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Community Social Services workers ratify collective agreement

Community social service workers have voted in favour of a two-year contract that provides a wage increase while protecting health and welfare benefits.

Community Living workers ratified the tentative agreement by 71 percent. General Services ratified by 84 percent. The weighted average ratification vote for both sectors was 76 percent. HSA represents almost 800 community social services workers covered by these two agreements.

The Community Social Services Employers Association has also ratified the Community Living Services and General Services collective agreements. Both collective agreements are now in effect.

Highlights of the new agreements include:

  • A wage increase for all employees:

o   1.5% on April 1, 2013;
o   1.5% on January 1, 2014;
o   An extra 1% wage increase for all step 1 employees on April 1, 2013;

  • A labour market adjustment review for all General Service and Community Living classifications.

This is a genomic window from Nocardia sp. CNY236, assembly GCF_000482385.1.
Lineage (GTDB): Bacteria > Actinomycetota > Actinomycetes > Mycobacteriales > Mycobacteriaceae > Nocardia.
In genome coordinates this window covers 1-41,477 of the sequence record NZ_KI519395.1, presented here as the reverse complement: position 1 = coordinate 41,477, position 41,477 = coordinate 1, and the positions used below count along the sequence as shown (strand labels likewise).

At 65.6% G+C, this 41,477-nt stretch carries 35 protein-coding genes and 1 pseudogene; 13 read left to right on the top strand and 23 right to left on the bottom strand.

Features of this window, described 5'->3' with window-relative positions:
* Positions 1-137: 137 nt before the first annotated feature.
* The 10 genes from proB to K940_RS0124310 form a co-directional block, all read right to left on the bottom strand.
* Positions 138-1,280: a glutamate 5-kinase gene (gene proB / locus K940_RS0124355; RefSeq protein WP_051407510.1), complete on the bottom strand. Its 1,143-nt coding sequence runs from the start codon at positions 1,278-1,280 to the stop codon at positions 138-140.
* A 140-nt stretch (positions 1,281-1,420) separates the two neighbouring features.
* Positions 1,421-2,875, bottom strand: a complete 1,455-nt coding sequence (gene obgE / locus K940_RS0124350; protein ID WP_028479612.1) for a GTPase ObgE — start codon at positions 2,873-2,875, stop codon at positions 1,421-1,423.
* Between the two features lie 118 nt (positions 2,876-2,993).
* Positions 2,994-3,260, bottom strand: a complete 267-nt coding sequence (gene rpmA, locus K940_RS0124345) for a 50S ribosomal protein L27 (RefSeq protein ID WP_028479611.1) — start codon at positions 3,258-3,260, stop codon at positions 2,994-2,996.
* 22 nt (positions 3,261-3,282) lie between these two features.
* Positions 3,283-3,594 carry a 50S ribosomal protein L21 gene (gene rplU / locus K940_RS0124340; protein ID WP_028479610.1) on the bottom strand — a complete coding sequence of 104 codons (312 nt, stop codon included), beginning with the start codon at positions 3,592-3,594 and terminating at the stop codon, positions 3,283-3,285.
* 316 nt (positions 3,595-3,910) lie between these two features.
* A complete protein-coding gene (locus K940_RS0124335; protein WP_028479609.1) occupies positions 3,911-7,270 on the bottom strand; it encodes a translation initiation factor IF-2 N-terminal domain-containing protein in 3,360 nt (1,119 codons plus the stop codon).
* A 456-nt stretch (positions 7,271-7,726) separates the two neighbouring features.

The agreement covers workers who support adults with developmental disabilities, youth-at-risk, infant and child development, women’s services, substance addictions, First Nations, and employment services, among others.
In late January 2013, nearly 3,400 community living workers went on strike. The following week, nearly 500 family service workers were picketing. Rotating strike action first started in October 2012 and affected communities across the province.

A separate tentative agreement has been reached for Aboriginal Service workers. Ratification vote results in this subsector are expected April 29.

HSA’s community social services workers were represented by Jody Moore (Family Counsellor, Cameray Counselling Services), and then by Margaret Blair-Cook (Supported Child Development Consultant, Central Okanagan Child Development Association) in the last months of bargaining. HSA labour relations officer Sharon Geoghegan represented members throughout.

Community social service workers are represented by BCGEU, HSA, CUPE, HEU, and six other unions, which together make up the multi-union Community Social Services Bargaining Association.

The bargaining association represents 15,000 unionized community social service workers in British Columbia.

 

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